Houston-based Excelerate Energy Thursday announced plans to nearly double its fleet of LNG carrier/regasification ships, striking another deal with Exmar NV, Antwerp, Belgium to take an equity interest in three more of the dual-purpose vessels, called "Energy Bridge" ships. The added ships will push its total fleet to nine when these three and two others already in construction are launched.
Exmar owns and operates the ships; Excelerate charters them for its growing global trade. The ships will be built in South Korea by Daewoo Shipbuilding & Marine Engineering Co. Ltd.
Excelerate currently is operating three Energy Bridge ships and one conventional LNG carrier, with two other dual-operations vessels under construction with staggered targeted delivery for the spring of 2008 and 2009. With the three additional vessels chartered, Excelerate said its nine-ship fleet will approach $2 billion in value, or an estimated 2.5% of the world's LNG shipping fleet.
While the West Coast of North America so far is rejecting offshore LNG concepts (see Daily GPI, April 16), Excelerate opened its Gulf (of Mexico) Gateway Port two years ago, and Teeport in northern England last February and is slated to start construction on Northeast Gateway Deepwater Port in Massachusetts Bay in June.
The latest agreement between Exmar and Excelerate includes two ships ordered last year by Exmar as well as an order for an additional ship that was concluded in Antwerp Thursday. The trio will be delivered between the third quarter of 2009 and the second quarter of 2010, meaning the company will more than double its present fleet in two years -- from spring 2008 first delivery of the ships now under construction.
"These additions demonstrate [our] commitment to remain a leader in worldwide LNG floating regasification," said Excelerate CEO Kathleen Eisbrenner. A larger fleet with the ship-to-ship transfer capability will provide Excelerate with what she called "unparalleled flexibility and access to markets around the world."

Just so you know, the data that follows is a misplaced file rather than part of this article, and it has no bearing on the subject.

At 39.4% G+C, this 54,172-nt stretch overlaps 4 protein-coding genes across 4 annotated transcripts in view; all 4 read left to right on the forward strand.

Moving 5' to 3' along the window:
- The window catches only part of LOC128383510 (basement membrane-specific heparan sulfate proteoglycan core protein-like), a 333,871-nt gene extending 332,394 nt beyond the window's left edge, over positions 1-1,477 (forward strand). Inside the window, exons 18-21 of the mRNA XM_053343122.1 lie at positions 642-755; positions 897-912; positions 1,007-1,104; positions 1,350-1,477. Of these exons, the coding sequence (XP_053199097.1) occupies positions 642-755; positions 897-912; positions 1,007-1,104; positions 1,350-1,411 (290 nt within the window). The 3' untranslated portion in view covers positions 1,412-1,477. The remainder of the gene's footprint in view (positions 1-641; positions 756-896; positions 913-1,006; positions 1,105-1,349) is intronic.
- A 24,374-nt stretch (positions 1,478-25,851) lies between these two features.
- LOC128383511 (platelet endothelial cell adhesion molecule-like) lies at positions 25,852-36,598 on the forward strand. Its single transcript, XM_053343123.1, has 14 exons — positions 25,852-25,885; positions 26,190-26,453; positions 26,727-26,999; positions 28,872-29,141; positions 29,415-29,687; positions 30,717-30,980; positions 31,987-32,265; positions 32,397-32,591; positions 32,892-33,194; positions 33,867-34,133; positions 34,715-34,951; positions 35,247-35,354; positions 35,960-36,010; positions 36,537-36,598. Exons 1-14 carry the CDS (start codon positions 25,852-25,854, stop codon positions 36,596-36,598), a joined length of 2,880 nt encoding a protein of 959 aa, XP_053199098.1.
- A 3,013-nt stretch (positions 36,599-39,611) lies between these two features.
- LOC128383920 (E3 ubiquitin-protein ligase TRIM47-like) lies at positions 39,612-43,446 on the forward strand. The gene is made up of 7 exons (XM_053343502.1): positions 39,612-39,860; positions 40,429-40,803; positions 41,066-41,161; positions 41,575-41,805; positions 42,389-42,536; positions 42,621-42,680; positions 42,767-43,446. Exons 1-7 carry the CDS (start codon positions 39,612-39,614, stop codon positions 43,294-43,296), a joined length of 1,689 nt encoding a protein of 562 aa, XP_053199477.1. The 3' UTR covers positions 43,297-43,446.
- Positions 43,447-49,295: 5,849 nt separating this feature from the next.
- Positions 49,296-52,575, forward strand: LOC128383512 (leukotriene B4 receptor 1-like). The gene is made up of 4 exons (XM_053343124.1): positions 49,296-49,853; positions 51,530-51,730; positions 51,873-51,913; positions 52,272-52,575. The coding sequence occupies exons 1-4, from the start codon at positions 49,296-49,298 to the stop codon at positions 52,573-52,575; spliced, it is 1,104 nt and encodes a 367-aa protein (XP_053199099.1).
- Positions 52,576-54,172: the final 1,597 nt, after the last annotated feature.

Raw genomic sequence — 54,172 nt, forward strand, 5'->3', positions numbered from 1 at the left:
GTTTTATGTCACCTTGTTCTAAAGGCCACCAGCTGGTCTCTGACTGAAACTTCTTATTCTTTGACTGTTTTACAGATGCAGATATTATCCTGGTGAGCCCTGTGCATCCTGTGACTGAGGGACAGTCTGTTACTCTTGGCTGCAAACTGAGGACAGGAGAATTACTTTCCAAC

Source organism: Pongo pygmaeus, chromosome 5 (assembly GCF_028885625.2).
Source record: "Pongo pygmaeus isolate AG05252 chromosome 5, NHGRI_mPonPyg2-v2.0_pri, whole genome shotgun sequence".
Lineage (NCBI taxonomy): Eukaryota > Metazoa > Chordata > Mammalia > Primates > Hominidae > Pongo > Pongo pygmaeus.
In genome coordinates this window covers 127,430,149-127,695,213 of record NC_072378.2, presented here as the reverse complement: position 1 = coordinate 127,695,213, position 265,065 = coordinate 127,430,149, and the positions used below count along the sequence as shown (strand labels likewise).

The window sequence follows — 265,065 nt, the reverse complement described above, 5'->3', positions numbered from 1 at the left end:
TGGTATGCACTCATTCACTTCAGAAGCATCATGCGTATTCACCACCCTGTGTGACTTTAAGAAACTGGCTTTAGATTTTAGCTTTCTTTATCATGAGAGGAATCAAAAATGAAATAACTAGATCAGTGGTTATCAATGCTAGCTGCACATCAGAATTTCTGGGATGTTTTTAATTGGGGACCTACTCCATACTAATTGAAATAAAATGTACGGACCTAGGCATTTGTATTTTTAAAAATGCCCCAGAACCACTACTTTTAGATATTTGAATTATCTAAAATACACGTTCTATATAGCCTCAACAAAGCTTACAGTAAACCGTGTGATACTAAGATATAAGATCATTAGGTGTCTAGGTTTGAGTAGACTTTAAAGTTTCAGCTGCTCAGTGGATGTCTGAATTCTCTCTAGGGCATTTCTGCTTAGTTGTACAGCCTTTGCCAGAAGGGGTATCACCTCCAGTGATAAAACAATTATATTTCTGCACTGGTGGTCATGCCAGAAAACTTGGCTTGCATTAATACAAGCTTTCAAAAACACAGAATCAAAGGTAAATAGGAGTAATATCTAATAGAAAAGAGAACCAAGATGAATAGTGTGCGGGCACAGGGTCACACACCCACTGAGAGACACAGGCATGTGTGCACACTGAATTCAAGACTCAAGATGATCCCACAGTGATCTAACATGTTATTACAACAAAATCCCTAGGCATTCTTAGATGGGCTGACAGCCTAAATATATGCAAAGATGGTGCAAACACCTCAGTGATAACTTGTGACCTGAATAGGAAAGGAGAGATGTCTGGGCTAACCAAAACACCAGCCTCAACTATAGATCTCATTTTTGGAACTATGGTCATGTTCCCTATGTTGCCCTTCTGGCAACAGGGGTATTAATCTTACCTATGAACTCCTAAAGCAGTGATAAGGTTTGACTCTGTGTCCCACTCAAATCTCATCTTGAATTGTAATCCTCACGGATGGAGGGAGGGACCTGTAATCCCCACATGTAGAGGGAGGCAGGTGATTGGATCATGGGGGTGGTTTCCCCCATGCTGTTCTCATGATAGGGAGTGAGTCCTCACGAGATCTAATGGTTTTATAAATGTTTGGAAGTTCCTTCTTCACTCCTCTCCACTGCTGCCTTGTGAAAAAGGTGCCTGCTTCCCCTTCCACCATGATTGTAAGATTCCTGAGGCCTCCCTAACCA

Excelerate COO Rob Bryngelson said the larger fleet is critical to its plans for a third offshore port in Massachusetts Bay, along with allowing it to expand current operations in Asia, South America and Europe.
Excelerate intends to run its fleet as carriers and regasification/transfer facilities. "The ships are fully functional as a conventional LNG carrier and a regasification plant," said Jonathan Cook, an Excelerate vice president who spoke with NGI Thursday. "We've used the ships more as conventional carriers right now because of the conventional trading in the site, or spot, markets."
Cook said that offshore LNG technology is essentially commercial right now, although he acknowledges that not everyone in the industry agrees with his assessment, and elected officials and others in California are viewing it as an "untested" technology for handling LNG receipts.
Not surprisingly, Cook disagrees, contending all of the components in the Energy Bridge vessels involve what he called "proven technology," which Excelerate originally began developing seven years ago. "To understand how we have been comfortable with the process all along, you have to look at each of the components," he said. "Each of the components are well-proven technologies that have been used for many years in different applications [some oil industry and some natural gas]."
At this point, Excelerate's senior officials stress that it is the only company to have successfully performed commercial ship-to-ship LNG transfers to date. They stress their ships' flexibility in being able to do ship-to-ship or traditional offloading at a land-based terminal, and also onboard regasification with delivery directly into a natural gas transmission pipeline network from a submerged connection.
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